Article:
Skip navigation
27/08/2015 Ocean protection Overfishing

Sustainable Fisheries in the Galapagos

An increasing level of pressure is being placed on fisheries as a result of overexploitation. In some parts of the world coastal communities are heavily dependent on capture fisheries for livelihoods.

Photograph of Nicole Maddock

Nicole Maddock

Nicole has an MSc in Conservation Science and Policy and a BSc in Conservation Biology with Geography.

An increasing level of pressure is being placed on fisheries as a result of overexploitation. In some parts of the world, coastal communities are heavily dependent on capture fisheries for livelihoods and food. Therefore it is extremely important that fisheries are used sustainably, for the good of marine ecosystems and the communities that depend on them.

Importance of Sustainable Fisheries

The development and management of sustainable fisheries around the world is extremely important for a number of reasons; to ensure that future generations will be able to continue to thrive and rely on fish for an essential food resource and income, to protect the ecosystem that a wide variety of species depend on, and to reduce vulnerability of marine ecosystems to future climate change.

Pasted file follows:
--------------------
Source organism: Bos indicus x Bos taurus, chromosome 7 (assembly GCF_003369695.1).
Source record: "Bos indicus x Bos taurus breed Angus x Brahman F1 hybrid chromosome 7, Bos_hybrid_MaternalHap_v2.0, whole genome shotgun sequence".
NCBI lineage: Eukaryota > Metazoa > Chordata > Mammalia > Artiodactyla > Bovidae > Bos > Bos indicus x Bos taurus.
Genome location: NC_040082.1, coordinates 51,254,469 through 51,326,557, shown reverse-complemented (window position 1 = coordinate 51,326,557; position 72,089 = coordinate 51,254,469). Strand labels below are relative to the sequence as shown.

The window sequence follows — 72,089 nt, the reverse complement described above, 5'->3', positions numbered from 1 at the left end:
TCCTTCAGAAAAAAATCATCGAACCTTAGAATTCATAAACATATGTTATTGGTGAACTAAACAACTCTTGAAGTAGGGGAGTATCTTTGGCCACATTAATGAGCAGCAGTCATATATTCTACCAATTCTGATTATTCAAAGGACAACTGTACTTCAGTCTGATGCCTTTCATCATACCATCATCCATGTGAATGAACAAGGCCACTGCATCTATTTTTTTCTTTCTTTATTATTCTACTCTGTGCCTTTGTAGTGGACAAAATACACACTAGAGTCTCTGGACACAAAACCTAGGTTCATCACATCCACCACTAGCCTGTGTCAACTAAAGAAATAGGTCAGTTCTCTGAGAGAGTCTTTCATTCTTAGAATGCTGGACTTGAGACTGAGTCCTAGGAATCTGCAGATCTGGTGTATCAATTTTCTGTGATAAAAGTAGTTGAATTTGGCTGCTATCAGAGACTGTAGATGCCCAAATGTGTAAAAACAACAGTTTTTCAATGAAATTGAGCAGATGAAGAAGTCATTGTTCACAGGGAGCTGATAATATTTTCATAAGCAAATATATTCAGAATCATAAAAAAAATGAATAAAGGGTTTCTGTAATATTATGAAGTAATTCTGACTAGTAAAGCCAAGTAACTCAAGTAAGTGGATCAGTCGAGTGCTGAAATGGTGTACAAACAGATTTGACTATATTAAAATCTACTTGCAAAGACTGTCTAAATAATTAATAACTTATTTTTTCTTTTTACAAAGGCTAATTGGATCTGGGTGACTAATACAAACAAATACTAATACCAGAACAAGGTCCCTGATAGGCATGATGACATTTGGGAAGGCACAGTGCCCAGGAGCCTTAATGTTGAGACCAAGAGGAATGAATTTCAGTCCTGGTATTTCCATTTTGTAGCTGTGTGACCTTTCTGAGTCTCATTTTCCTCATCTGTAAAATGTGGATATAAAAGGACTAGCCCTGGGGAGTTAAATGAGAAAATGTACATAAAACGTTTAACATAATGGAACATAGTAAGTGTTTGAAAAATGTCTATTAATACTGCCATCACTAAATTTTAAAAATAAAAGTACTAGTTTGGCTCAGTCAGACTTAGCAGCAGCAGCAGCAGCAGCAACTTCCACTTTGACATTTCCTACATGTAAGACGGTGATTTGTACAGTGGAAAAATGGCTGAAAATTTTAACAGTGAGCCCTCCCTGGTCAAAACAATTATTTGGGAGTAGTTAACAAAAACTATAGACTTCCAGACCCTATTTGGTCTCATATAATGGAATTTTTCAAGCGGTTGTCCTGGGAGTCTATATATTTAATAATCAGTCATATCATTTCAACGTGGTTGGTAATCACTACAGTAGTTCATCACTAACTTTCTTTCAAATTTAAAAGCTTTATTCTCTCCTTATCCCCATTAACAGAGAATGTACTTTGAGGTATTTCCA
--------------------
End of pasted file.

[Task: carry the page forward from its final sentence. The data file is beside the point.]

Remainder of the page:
In the Galapagos Islands, the number of fishermen has been steadily increasing. If intensive fishing continues without proper management, species populations within could be drastically negatively impacted. One example of overexploitation of marine species in the Galapagos is the overfishing of sea cucumbers. Sea cucumbers have become increasingly popular in Asian markets for their medicinal purposes. As a result of this increasing demand, they have become more valuable, and so are targeted by increasing numbers of fishermen. Sea cucumbers are now at dangerously low levels around the Galapagos Islands. It is important for small scale fishermen that populations of sea cucumbers continue to exist in the Galapagos as they depend on them for their livelihoods. This will only be possible if sea cucumber fisheries are properly managed.